Third, not shown yet, are the backs of any of the buttons. Regular readers of this blog will know that I usually show both sides of the pieces I make. In large part, that’s because I tend to make pieces that are fully reversible. But buttons may or may not be used in ways that are readily reversible. So I made some shank-style buttons (all the ones shown here feature shank-backs) and some other two-hole ones. I hope to write more about all of them eventually.

But I’m not doing that yet: (A) Part of the button-making involved trying out a handful of different techniques for actually making shanks. While I do know enough to be successful at that, in general, my exploration-goals were to (1) examine how easy/difficult the different ways might be and (2) to be able to test whether any particular approaches held up more/less well after longer-term use. And (B) I’m testing them by further by producing samples of ways to use them well beyond just the Chan Luu bracelets, which also takes time to work out.

Why am I going to all that “trouble” when all I needed was one button for one bracelet at one guild meeting? Because the reason I’ve been wanting to spend a few weeks making buttons, and then several months (or more!) testing them out, is because for a long time I’ve been thinking I should put together a button-making workshop!

There are just soooo many great ways to use buttons and button-shaped elements. I’m looking forward to creating a variety of pieces to incorporate those, myself, and to the further inspiration I’ll get from students when I offer the class. I’ll post places, dates, and times here (and elsewhere) once I am satisfied that I’ve done enough testing. After I’ve taught it (once or a few times) then I’ll be more inclined to come back write more about it here. Please stay tuned…!

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A Simple Weaving Project with PMC Flex

Posted by C Scheftic on 2014/11/25

Let me be clear from the start: I think that “weaving” metal clay is loads of fun, and it produces interesting results. Great combo, eh?

Some Background

I don’t have any decent pictures from when I first started trying to weave metal clay. I don’t even have any of the earrings I made by weaving strings of PMC+ (on my own) or strips of PMC+ sheet (when I took a RioRewards certification class with CeCe Wire, down in Baltimore). Both ways, I had fun doming the results by backing that with the now-discontinued, sigh, high-shrinkage PMC Standard clay. But here’s a pair of the latter that I made in 2010 (yeah, well, I redid the Rio Rewards when Tim McCreight taught it a few miles from my house); this photo is from when I used them as one of my entries in Vickie Hallmark’s Month of Earrings Challenge that year.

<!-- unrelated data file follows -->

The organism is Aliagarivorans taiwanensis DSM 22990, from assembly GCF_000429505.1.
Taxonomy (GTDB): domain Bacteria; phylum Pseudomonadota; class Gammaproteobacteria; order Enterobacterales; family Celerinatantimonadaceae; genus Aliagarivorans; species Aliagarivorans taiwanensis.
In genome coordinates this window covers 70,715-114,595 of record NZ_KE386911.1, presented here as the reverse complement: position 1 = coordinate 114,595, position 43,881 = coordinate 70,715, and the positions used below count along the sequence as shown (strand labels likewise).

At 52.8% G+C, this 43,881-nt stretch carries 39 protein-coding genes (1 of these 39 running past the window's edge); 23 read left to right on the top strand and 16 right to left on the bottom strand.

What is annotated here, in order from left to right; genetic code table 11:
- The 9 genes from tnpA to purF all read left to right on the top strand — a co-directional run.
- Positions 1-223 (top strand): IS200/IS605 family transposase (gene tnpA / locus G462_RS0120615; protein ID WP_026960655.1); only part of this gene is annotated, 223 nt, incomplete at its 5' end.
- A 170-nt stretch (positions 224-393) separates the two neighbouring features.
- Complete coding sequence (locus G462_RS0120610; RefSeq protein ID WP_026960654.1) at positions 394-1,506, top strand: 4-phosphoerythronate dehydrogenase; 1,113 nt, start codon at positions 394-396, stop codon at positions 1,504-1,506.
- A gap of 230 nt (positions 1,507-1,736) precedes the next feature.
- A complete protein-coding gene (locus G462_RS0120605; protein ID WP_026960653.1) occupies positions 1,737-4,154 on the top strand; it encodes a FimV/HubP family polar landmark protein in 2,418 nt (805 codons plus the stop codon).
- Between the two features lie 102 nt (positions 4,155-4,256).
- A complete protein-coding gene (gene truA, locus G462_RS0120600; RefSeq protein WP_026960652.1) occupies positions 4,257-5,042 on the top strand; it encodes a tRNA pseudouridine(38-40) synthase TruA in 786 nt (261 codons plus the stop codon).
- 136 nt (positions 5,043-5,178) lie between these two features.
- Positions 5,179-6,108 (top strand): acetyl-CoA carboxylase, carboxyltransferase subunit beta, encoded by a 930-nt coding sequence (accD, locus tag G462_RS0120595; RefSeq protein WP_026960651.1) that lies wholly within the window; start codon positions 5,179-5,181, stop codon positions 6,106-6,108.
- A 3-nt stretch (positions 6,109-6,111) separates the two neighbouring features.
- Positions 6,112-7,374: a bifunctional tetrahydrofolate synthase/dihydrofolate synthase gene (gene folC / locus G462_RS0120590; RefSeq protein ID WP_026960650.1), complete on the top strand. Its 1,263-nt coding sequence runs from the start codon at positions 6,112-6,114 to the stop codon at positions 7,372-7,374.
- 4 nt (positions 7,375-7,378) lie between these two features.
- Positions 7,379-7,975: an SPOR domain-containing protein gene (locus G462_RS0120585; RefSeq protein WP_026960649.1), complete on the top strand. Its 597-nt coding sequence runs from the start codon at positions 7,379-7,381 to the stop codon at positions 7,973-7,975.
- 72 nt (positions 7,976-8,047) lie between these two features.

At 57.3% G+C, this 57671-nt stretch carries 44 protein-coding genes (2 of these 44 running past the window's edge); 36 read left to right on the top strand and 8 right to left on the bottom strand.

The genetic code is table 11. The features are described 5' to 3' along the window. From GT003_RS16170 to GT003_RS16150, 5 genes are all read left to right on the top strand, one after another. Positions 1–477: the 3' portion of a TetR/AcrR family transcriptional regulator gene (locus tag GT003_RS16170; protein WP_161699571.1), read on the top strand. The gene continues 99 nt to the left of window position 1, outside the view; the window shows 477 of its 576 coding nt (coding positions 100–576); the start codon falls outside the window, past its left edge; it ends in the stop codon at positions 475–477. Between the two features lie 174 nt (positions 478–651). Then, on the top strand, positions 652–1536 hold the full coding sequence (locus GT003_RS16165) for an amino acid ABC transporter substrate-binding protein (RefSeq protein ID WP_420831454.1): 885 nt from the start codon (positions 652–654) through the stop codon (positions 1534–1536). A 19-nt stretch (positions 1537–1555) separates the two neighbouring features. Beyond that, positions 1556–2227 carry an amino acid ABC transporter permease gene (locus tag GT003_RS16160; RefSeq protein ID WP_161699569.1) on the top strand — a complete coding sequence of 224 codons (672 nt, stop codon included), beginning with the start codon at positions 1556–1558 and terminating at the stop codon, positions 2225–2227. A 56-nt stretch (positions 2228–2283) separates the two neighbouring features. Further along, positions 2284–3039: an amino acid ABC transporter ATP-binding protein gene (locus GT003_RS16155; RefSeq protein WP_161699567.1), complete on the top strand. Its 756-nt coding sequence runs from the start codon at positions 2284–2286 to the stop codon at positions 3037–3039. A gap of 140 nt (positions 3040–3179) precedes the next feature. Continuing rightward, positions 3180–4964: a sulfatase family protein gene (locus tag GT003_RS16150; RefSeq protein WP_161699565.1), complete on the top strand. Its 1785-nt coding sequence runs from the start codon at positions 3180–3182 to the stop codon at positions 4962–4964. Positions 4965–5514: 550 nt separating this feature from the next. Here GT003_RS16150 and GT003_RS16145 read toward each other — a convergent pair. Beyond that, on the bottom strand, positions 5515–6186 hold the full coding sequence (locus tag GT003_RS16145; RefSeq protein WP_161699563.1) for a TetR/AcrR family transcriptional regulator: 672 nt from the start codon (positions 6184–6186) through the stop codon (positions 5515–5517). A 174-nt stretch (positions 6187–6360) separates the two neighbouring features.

Woven Rectangles

While I enjoyed doing this, and I did play around with other weave-spacings, I found that the sheet product had two drawbacks. First of all, you have to be very careful attaching sheet to a backing or frame: not enough water and it doesn’t stick, but too much and you’ve ruined it. Second, another thing I love about metal clay includes the design possibilities with textures, and sheet does not take textures the same way. Early in 2008, not long after Hadar Jacobson’s first book (The Handbook of Metal Clay: Textures & Forms) had come out, I was thrilled to read about how to doctor-up my own clay so that I could texture it but it would still remain flexible, like the sheet product, in the greenware state. Here are several of the first pieces I made with that clay, photographed together to use in promoting the first workshop I taught using this approach.

Three Woven Silver Pendants (Class Samples)

Though my workshops for beginners emphasized making woven pieces that were still essentially flat, on my own I went on to explore a number of other designs. Magic Carpet (or, to those with some knowledge of non-Euclidean geometry, Weaving through Hyperbolic Space), shown below, is one of my favorites from that period.

Magic Carpet (striped frame side)

After Hadar came out with her own base metal clays, and introduced us to various ways of combining those, I again launched right in to combining those with multi-metal weaves. Here is a piece I called Mixed Metaphors. Hadar was kind enough to include a photo of this in her fourth book, Patterns of Color in Metal Clay, which came out in 2011. (This piece later went to live with my cousin Debby; by then it was also sporting a lovely coiled-copper wire bail.)

PMC Flex

So when I first got my hands on PMC Flex, one of the things I thought to try with it was another woven piece. Yes, I knew I could also explore other styles entirely, and that’s coming. But, first time with a new clay, my inclination is to do something that is already deeply seated in my “finger memory”! Something that I know I can make successfully some other way, such that the question is how this particular clay performs in that approach. So, at last, here’s something of a step-by-step on weaving PMC Flex.